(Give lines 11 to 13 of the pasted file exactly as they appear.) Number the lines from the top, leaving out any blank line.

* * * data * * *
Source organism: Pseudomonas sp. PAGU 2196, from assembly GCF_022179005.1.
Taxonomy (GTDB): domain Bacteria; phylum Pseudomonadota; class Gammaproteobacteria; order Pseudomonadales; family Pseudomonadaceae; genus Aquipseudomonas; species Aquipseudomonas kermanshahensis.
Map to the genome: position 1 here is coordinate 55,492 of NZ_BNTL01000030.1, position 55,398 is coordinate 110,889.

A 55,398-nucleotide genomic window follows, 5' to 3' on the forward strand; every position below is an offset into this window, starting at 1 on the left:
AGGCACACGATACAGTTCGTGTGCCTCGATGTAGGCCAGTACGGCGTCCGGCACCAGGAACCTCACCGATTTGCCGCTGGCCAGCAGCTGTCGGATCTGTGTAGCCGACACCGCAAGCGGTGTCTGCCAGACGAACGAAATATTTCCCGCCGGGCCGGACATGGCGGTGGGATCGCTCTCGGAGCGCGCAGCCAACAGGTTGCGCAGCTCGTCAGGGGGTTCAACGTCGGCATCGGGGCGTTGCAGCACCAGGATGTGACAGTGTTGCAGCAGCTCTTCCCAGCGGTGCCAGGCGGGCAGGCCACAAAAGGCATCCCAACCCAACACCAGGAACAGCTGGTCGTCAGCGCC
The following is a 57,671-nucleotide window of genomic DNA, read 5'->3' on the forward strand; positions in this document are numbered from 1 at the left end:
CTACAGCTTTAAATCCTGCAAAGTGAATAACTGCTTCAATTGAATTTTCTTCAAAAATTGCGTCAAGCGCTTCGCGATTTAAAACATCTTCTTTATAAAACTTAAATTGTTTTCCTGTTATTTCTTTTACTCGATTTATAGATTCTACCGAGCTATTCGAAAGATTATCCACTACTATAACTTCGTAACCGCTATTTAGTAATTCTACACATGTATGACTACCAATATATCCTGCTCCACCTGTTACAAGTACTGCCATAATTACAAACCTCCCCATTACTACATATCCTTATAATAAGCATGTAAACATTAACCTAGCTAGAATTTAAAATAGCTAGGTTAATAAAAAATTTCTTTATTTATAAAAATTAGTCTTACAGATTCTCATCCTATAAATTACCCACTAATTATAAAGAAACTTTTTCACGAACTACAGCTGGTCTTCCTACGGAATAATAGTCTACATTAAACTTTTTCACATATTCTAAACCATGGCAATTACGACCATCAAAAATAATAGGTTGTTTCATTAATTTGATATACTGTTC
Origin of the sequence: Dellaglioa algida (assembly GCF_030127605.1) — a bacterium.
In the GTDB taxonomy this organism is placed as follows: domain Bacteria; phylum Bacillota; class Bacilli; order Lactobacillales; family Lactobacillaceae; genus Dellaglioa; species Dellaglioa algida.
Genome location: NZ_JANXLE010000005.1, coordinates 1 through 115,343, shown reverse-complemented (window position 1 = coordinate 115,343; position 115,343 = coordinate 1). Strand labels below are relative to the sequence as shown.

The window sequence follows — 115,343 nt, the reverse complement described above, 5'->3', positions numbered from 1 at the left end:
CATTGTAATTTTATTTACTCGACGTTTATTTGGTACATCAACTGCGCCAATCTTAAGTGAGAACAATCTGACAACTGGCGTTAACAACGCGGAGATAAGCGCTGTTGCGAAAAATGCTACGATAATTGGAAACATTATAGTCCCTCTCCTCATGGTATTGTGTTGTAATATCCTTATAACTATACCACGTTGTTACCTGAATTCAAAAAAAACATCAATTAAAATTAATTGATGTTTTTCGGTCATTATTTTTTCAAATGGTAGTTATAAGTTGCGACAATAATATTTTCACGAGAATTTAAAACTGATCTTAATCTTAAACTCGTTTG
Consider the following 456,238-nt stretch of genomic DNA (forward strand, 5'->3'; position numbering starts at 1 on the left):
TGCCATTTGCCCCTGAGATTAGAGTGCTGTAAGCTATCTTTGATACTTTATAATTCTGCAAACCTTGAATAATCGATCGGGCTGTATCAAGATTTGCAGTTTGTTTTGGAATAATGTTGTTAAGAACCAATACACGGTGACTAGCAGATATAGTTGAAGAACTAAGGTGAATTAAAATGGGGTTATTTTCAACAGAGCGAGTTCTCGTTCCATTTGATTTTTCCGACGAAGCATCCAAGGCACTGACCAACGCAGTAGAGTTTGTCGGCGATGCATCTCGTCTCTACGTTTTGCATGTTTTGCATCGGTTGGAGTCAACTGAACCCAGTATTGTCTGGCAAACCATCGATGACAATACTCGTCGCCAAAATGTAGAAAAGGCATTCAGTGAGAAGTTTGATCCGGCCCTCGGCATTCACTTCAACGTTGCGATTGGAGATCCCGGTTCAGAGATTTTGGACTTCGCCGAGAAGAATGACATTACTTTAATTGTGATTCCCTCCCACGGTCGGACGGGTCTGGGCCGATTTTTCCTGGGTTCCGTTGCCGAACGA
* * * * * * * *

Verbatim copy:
The window sequence follows — 115,343 nt, the reverse complement described above, 5'->3', positions numbered from 1 at the left end:
CATTGTAATTTTATTTACTCGACGTTTATTTGGTACATCAACTGCGCCAATCTTAAGTGAGAACAATCTGACAACTGGCGTTAACAACGCGGAGATAAGCGCTGTTGCGAAAAATGCTACGATAATTGGAAACATTATAGTCCCTCTCCTCATGGTATTGTGTTGTAATATCCTTATAACTATACCACGTTGTTACCTGAATTCAAAAAAAACATCAATTAAAATTAATTGATGTTTTTCGGTCATTATTTTTTCAAATGGTAGTTATAAGTTGCGACAATAATATTTTCACGAGAATTTAAAACTGATCTTAATCTTAAACTCGTTTG
Consider the following 456,238-nt stretch of genomic DNA (forward strand, 5'->3'; position numbering starts at 1 on the left):